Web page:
Accounting and computing graduate gets the best of both worlds at DePaul

One in a series of stories about graduates from the class of 2016

Greg Kulasik will graduate in June with Bachelor of Science degrees in business and computing from the Driehaus College of Business and College of Computing and Digital Media. He will have earned a dual degree in only four years. (DePaul University/Jeff Carrion)
CHICAGO — Most DePaul University students end their college career by walking in one graduation ceremony to receive a diploma. Greg Kulasik has earned the opportunity to walk and celebrate twice. 

This June, Kulasik will receive a Bachelor of Science in business with a major in accountancy honors from the Driehaus College of Business, as well as a Bachelor of Science in computer science from the College of Computing and Digital Media, with a focus in web development. He will have earned this rare combination of a dual degree in only four years.

“Each college has its own graduation, so I will be walking in two commencement ceremonies,” Kulasik said.

Accounting meets computing

A commuter student from Algonquin, Illinois, Kulasik knew early in his time at DePaul that he wanted to be involved on campus. 

“I chose DePaul for a lot of reasons. One primary reason was the welcoming atmosphere,” said Kulasik. “I felt like a student and not just a number.”

During his first year he was a member of the Accounting Club and Distributive Education Clubs of America (DECA). He began studying accountancy, but a data structures class, taught by professor James Riely in the School of Computing, shifted his focus. 

“It was a really hard course, but I loved it,” said Kulasik. “I spent hours learning the material and understanding the concepts. I have always been interested in technology, but I was never serious about it until coming to college.”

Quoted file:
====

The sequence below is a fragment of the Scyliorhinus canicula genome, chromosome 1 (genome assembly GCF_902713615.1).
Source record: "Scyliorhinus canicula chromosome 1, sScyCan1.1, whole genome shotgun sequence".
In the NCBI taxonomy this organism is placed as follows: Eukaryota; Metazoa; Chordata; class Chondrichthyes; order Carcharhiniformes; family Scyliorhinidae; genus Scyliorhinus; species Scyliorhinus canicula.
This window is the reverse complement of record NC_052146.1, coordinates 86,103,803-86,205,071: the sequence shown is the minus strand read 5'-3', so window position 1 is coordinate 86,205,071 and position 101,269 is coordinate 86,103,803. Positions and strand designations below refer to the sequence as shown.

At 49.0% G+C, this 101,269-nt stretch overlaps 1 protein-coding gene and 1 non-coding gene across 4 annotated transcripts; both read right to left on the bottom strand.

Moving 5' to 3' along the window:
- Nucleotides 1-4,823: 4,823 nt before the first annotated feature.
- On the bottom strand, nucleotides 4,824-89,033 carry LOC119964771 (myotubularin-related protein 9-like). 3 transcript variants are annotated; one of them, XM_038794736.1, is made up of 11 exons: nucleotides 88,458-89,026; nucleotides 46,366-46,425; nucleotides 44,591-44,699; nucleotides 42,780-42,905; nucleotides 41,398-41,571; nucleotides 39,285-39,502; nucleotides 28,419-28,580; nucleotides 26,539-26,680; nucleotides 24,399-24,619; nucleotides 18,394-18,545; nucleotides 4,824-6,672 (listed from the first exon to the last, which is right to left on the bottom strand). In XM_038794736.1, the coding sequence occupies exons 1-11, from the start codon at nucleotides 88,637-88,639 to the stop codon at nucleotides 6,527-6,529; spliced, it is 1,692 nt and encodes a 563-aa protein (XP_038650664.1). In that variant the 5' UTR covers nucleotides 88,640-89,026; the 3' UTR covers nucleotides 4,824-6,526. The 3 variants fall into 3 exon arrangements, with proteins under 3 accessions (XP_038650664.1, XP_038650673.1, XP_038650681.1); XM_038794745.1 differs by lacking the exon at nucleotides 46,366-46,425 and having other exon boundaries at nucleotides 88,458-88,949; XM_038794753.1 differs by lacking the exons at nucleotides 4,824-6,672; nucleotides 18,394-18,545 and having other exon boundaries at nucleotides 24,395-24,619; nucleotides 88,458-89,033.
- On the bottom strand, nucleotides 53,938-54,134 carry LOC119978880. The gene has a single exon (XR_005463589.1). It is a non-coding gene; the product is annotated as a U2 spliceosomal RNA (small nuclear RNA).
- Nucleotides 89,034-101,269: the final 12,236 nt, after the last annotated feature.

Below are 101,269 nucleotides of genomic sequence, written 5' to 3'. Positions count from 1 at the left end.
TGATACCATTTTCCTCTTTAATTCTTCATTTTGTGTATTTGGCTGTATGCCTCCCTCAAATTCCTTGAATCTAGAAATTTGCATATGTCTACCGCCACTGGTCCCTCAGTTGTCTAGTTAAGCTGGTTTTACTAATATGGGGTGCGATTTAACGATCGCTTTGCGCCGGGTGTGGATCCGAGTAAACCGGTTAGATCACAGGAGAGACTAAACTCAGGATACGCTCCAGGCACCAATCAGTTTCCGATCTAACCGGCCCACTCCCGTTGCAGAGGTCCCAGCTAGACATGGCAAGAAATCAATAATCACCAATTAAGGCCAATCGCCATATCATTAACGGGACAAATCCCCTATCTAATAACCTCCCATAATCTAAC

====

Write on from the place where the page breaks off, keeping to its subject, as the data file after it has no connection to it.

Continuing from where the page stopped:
He declared a double major, then focused on work and an internship that would help him combine his studies. 

Real-world experience

Kulasik landed an internship at Retrofit, a Chicago startup that uses technology to incorporate weight-management solutions in the workplace. He found the work engaging and plans to continue at the company full time after graduation. 

“I utilize what I learned from the College of Computing and Digital Media to pursue my personal interests and work on industry-changing projects at work,” said Kulasik. “It feels good to know more than how to just do my job. My degree in accountancy allows me to also understand how technology impacts businesses on a larger scale.”

Kulasik also intends to study for the certified public accountant exam after graduation.

“It is a goal of mine to make my college journey come full circle, and passing the CPA will mark the completion of my collegiate accounting studies,” said Kulasik. “Professionally, I feel that it will set me apart and make me a valuable asset at any company or position to have that designation.”

Mentors open doors

In addition to his heavy workload as a double major, Kulasik was in the honors program and enjoyed his classes with philosophy professor H. Peter Steeves. 

“Professor Steeves changed the way I view the world, in that I should always be inquisitive, dig into facts and realize the world may not be as it seems,” said Kulasik. “He could explain complex topics with simple terms and vivid examples.”
Another influential person during Kulasik’s studies was Brian Maj, the program director for the School of Accountancy and Management Information Systems. 

His second year, Maj helped Kulasik get his first campus job as a front desk receptionist. This position opened doors for Kulasik and transitioned into a role with the International Association for Accounting Education and Research. With his newfound interest in computer science, he also helped the association build a new website. 

“Brian has been a valuable resource navigating the administrative part of college and the city for me,” said Kulasik.
Now, Kulasik is very familiar with the city and has become a commuting pro, having spent hours each day on the train studying and doing homework. He holds a 4.0 GPA and attributes his success to his family and his roots. “My parents came from Poland as immigrants and they’ve given me everything they could. Without them and their support, I wouldn’t be here.”

Reflecting on his time at DePaul, Kulasik said his classes and professors not only made him feel welcome, but truly prepared him for life after graduation.

“DePaul’s classes have elevated my professionalism and ability to succeed.”


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